Ed Gorman's short fiction, distinctive for its emotional depth, has been reprinted in numerous anthologies, including The Shamus Winners (2010). Writing in Ellery Queen's magazine, critic Jon L. Breen called Gorman "one of our finest contemporary short story writers regardless of genre."
His books for Perfect Crime include two story collections, Noir 13 and Scream Queen and Other Tales of Menace. He lived in Cedar Rapids, Iowa.
Read "Ed Gorman will talk your ear off" from the Cedar Rapids Gazette. Upon publication of Scream Queen and Other Tales of Menace, Perfect Crime wanted to get a glimpse of what drives a first-rate short-story writer. Ed complied with a few answers:
Q.: The stories in Scream Queen could all be called horror or at least menacing—without bending categories too much—but you’ve also written in other genres, notably western and mystery. Are there things you find you can do in a horror story that you can’t in the other fields—besides making a reader uncomfortable, which seems an important part of these stories?
A.: A number of my stories are horrorific in effect without being outright horror. I’m comfortable working in this dark suspense area. Of course there are times when outright horror makes the story stronger. As for consciously trying to make the reader uncomfortable, yes there are times I do. “Cages” is certainly one of them as is—I hope anyway—”The Baby Store” [Noir 13, Perfect Crime]. There’s a segment of society that has turned having children into a competition. There was a Salon article not long ago about how the entire lives of children are being laid out in advance by wealthy parents. That horrifies me. As does the prospect of creating children to order—color of eyes, looks, temperament, etc. This will happen sooner or later.
Q.: Perfect Crime published a paperback edition of your novel Cage of Night a while back. It shares some ideas with “The Brasher Girl.” Can you tell us how these two came about?
A.: Well, “The Brasher Girl” is somewhat of an homage to Stephen King’s really fine short story “Nona.” I took it in my own direction, of course. A year or two later my agent asked me if I had an idea for my next novel. So I expanded “The Brasher Girl,” but probably eighty per cent of the book is original. I’d been rereading Nathanael West at that time. I wanted to recreate that undertow of mystery and grief West captured in The Day of the Locust.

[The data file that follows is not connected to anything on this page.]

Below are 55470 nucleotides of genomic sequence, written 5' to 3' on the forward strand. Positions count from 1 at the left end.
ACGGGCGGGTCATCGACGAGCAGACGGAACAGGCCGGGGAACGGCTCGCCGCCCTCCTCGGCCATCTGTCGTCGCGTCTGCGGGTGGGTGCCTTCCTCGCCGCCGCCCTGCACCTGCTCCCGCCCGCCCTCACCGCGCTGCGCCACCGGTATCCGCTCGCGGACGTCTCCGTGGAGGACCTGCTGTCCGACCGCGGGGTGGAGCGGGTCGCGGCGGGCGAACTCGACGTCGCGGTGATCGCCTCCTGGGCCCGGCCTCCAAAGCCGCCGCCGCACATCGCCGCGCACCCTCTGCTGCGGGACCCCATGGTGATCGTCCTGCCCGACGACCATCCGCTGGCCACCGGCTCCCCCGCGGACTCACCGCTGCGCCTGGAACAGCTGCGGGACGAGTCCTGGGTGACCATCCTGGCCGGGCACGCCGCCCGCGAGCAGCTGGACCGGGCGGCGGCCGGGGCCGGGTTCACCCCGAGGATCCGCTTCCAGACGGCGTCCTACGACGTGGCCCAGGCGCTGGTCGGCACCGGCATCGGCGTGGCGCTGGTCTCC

Q.: There are significant differences between the “Brasher” short story and the novel, for example the portraits of Cindy—and that bit at the end of Cage of Night in which the boy’s father tells him his wife is a whore. Without too much in the way of spoilers, can you say anything about this?
A.: Cage of Night is one of those books that was just THERE when I sat down to the computer. I have to “hear” books before I can write them: define a voice or tone. I used some of the establishing plot points from “Brasher,” but the “tone” was very different. The characters were different, too.
Q.: The story “Scream Queen” in this new collection should resonate with any guy who has enjoyed undressed actresses in horror films. Do you remember how this one came about?
A.: I’ve had incurable cancer for thirteen years. Right now it’s in a version of remission. I’ve spent dozens of hours in chemo rooms and have gotten to know a lot of the feelings of women who have this disease. Not just the dread of death but feelings about how their body will look. I ran across an article about a scream queen who was tired of showing her naked breasts on screen. I took the story from there.